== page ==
186 F2d 91 Lantis v. United States
186 F.2d 91
United States Court of Appeals Ninth Circuit.
Dec. 20, 1950.
Smith, Wild, Beebe & Cades and J. Edward Collins, all of Honolulu, T.H., for appellant.
Ray. J. O'Brien, U.S. Atty., Howard K. Hoddick, Asst. U.S. Atty., Honolulu, T.H., Frank J. Hennessy, U.S. Atty., San Francisco, Cal., for appellee.
Before STEPHENS and HEALY, Circuit Judges, and MATHES, District Judge.
HEALY, Circuit Judge.
Appellant was convicted under an indictment charging that he and one Abreu knowingly and willfully conspired to violate Sec. 801 of Title 18, U.S.C., by making and presenting to the Territorial Surplus Property office a false and fraudulent application, statement, and certificate that certain surplus property, namely a jeep, would be purchased by Abreu, a veteran, for his own use in his business, whereas it was the intention of the conspirators to purchase the jeep for the sole use and benefit of appellant, a nonveteran not entitled to the benefit of the veterans' priority privilege. There was a second count charging appellant with the substantive offense of causing a false statement to be filed in connection with the purchase of the jeep. The alleged coconspirator, Abreu, was not indicted and became the government's chief witness. On a trial to the court without a jury appellant was adjudged guilty on both counts, being sentenced to imprisonment on the first and to pay a fine on the second.
The appeal challenges the conviction on the conspiracy count only. The argument is that in order to have a conspiracy involving, as here, but two persons, it is necessary that the government prove that both persons were actuated by a corrupt motive and had the intent to commit a crime. It is claimed that Abreu was not shown to have had such motive or intent; consequently the evidence was insufficient as a matter of law to sustain appellant's conviction of conspiracy, however corrupt his own participation in the enterprise.
Several decisions, the chief of which is People v. Powell, 63 N.Y. 88, are cited in support of the argument. In the Powell case the indictment charged certain officials with conspiracy to violate a statute which enjoined upon them the duty of advertising for bids for such supplies as they might require in their department and in awarding contracts therefor to the lowest bidders. There was evidence that the defendants did not know of the existence of the statute making it their duty to advertise for bids; and it was held that persons who agree to do an act innocent in itself, in good faith, and without the use of criminal means, are not converted into conspirators because it turns out that the contemplated act was prohibited by statute.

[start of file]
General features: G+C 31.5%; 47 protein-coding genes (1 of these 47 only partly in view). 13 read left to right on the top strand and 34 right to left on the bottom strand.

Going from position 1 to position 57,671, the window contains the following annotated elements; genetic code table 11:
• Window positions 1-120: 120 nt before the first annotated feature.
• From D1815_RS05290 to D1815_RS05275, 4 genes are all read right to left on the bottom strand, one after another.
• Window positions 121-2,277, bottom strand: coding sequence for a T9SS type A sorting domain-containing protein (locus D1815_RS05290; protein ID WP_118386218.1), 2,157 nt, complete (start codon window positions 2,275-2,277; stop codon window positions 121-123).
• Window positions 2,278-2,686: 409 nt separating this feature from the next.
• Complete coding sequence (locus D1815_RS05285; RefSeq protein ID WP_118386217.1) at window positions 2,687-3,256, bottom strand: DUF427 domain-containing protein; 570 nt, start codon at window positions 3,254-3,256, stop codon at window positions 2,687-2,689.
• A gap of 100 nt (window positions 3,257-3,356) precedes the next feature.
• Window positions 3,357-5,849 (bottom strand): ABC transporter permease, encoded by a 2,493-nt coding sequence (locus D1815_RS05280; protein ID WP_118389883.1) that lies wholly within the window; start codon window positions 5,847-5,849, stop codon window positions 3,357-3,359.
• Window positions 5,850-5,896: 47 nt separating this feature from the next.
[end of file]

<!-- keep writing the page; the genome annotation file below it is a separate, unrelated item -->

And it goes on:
We may say in passing that the rule of the Powell case appears to have gained little if any headway in the federal jurisdiction. In Keegan v. United States, 325 U.S. 478, 506, 65 S.Ct. 1203, 1215, 89 L.Ed. 1745, Chief Justice Stone observed that 'The doctrine of People v. Powell, 63 N.Y. 88, on which petitioners rely, that a criminal conspiracy to do an act 'innocent in itself' not known by the conspirators to be prohibited must be actuated by some corrupt motive other than the intention to do the act which is prohibited and which is the object of the conspiracy, has never been accepted by this Court.' Nothing more need be proved, he said, than that the accused persons had in contemplation all the elements of the offence which they conspired to commit.2 Consult also Chadwick v. United States, 6 Cir., 141 F. 225; Hamburg-American Steam Packet Co. v. United States, 2 Cir., 250 F. 747, 758-759.
But we are not here substantially concerned with the authority of People v. Powell and the cases which have followed it, for on their facts they bear scant resemblance to the case before us. In this record there is plenty of evidence that the motives and intent of Abreu as well as of appellant were not innocent. It was abundantly shown that Abreu, pursuant to an agreement and understanding he had with appellant, made and filed declarations with the Surplus Property office stating specifically that such property as he might be permitted to purchase would be acquired for his 'personal use,' and that he 'was not acting as agent for others.' He knew, as did appellant, that these statements were false and that in truth and in fact he was purchasing the property for appellant. On the whole of his testimony, including the documents and certificates he identified as having signed, it is inescapably evident that he was actuated by the fraudulent purpose of deceiving the agency of the government having in charge the disposition of surplus property. It is immaterial that as a witness he disclaimed consciousness of the criminality of what he was doing. The law presumes that every person intends the natural and ordinary consequences of his acts. For closely similar situations see Chadwick v. United States, supra, and Hamburg-American Steam Packet Co. v United States, supra.